Black Honey - 'Black Honey' Review
Somewhere in the mind of a teenage Quentin Tarantino, stories of bloodied women in yellow jumpsuits and scalped fictional Nazis slept. And now, in 2018, a record so clearly inspired by his erotic bloodlust is born. Black Honey’s self-titled debut writhes and squirms with its Westernisms and iconography, in a way that doesn’t always work.
The imagery of the album seems, and often has in the past, as plainly try-hard. It’s difficult to shake the idea that the fans have grown up, but the lyrics haven’t. The record is full of catchy alt-pop-rock songs, perfectly danceable and entertaining; it’s the lyricism I have a problem with. The holes become clear immediately, with second track ‘Midnight’ containing the lyric “Red lipstick pleased to meet ya/oh, give me tequila”. It feels like Black Honey are shooting buzzwords into the atmosphere and hoping just one of them will stick. There’s no maturation across the rest of the album, with fourth track ‘Bad Friends’ giving us the frankly abysmal “in the bad world/the dreamers/nighttime Lolita”. Perhaps we’re hearing the poetry of a young teenager who thinks smoking Marlboros and reading Beat fiction is the pinnacle of sophistication. The peak of atrocious lyrics is in ‘Blue Romance’, with “Stick and poke/James Dean”. The most frustrating part of this lyrical content is that these are very good pop songs. They all have animated melodies and sultry grooves; it’s only the imagery and lyrics that let the whole record down.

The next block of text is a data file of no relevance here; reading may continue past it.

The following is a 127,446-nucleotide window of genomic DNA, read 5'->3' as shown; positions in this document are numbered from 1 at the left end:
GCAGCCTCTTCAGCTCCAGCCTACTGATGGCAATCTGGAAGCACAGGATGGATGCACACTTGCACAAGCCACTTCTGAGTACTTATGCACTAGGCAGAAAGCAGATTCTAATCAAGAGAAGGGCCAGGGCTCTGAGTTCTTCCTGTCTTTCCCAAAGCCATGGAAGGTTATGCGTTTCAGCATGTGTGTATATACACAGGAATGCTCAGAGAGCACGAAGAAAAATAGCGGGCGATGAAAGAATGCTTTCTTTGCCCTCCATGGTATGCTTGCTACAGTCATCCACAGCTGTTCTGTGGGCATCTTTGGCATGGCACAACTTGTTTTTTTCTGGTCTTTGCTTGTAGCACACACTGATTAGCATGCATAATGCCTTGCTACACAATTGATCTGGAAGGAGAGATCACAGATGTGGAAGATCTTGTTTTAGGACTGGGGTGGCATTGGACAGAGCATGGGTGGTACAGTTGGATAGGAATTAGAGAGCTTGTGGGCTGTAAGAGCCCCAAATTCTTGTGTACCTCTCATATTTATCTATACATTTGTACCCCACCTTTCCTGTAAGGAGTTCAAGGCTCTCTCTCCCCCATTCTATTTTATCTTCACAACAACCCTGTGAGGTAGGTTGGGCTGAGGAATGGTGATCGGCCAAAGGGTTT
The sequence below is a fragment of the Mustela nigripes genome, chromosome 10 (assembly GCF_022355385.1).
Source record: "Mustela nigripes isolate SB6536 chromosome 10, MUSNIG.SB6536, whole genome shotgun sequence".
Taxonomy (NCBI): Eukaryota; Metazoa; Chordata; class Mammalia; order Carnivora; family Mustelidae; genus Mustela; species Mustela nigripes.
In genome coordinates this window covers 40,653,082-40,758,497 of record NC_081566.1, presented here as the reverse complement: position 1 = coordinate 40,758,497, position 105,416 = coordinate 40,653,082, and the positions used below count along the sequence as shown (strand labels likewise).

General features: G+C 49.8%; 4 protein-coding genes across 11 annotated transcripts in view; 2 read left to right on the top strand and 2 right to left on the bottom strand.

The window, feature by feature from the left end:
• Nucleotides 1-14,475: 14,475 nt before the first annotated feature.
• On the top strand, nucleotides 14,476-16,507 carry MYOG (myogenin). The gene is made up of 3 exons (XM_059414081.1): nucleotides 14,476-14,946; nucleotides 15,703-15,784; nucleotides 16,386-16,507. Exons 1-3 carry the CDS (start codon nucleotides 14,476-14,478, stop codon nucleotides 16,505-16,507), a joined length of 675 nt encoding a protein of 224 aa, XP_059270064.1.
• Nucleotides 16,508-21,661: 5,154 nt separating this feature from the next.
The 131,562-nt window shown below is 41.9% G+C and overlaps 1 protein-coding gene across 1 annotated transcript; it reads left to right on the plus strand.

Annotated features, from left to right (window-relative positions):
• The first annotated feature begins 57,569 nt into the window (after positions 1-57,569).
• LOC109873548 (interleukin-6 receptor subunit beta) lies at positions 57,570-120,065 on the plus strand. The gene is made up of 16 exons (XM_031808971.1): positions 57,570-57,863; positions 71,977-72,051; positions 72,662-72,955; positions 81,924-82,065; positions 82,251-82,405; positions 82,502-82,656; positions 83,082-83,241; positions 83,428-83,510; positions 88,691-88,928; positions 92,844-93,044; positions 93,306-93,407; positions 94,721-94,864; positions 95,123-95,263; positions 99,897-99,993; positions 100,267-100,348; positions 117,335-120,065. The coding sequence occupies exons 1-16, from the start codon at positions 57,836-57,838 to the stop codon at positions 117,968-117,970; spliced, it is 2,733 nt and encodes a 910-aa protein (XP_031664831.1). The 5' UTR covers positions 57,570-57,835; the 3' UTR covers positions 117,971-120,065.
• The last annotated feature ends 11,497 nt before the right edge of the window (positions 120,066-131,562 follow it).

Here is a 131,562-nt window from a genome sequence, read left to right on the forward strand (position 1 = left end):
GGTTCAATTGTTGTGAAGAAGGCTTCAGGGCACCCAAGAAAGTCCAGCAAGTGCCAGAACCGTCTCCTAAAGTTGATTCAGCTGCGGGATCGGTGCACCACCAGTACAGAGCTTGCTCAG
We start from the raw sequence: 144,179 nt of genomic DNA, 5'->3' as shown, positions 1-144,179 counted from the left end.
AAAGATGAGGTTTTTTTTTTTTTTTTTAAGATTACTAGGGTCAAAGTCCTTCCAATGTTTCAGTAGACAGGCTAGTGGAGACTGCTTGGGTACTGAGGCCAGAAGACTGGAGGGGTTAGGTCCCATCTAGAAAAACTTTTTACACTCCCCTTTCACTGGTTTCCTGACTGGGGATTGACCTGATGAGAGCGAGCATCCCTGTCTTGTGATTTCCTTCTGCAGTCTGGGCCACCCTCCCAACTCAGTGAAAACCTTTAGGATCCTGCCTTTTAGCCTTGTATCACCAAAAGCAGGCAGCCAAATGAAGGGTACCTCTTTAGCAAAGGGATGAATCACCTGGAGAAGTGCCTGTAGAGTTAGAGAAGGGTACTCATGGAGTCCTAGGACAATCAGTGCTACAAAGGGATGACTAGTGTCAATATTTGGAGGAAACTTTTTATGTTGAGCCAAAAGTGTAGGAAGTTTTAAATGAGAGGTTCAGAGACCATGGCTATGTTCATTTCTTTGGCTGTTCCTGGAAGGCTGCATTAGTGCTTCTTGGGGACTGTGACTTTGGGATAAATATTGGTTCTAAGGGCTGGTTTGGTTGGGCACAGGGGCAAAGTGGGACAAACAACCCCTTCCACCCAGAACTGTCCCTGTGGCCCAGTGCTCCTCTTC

I must reiterate this once more: there is nothing inherently wrong with the record’s lyrics. There’s nothing wrong with appealing to the vintage black and white teenage romance aesthetic. I had just hoped that this record would show a mature and evolved side to Black Honey; it is their debut album, after all. For the sake of a personal anecdote, when I was an immature just-18-year-old who’d had her heart broken for the first time, I resonated with everything on Black Honey’s singles at the time. Now, I’m a 21-year-old who hopefully has her head screwed on a bit more. I’d hoped that Black Honey’s music would grow up with me, but I’ve been considerably disappointed by the record that has been released.
Black Honey’s self-titled debut LP is a record bursting with infectious pop songs and affable grooves. If it’s possible to listen to just the music on the release, then this is an impressive collection of tracks. If we take every aspect of the album into consideration, though, not ignoring the imagery and lyrics, it’s a clumsy, try-hard rendition of the Western Marlboro aesthetic. 4/10.
Listen to the album here: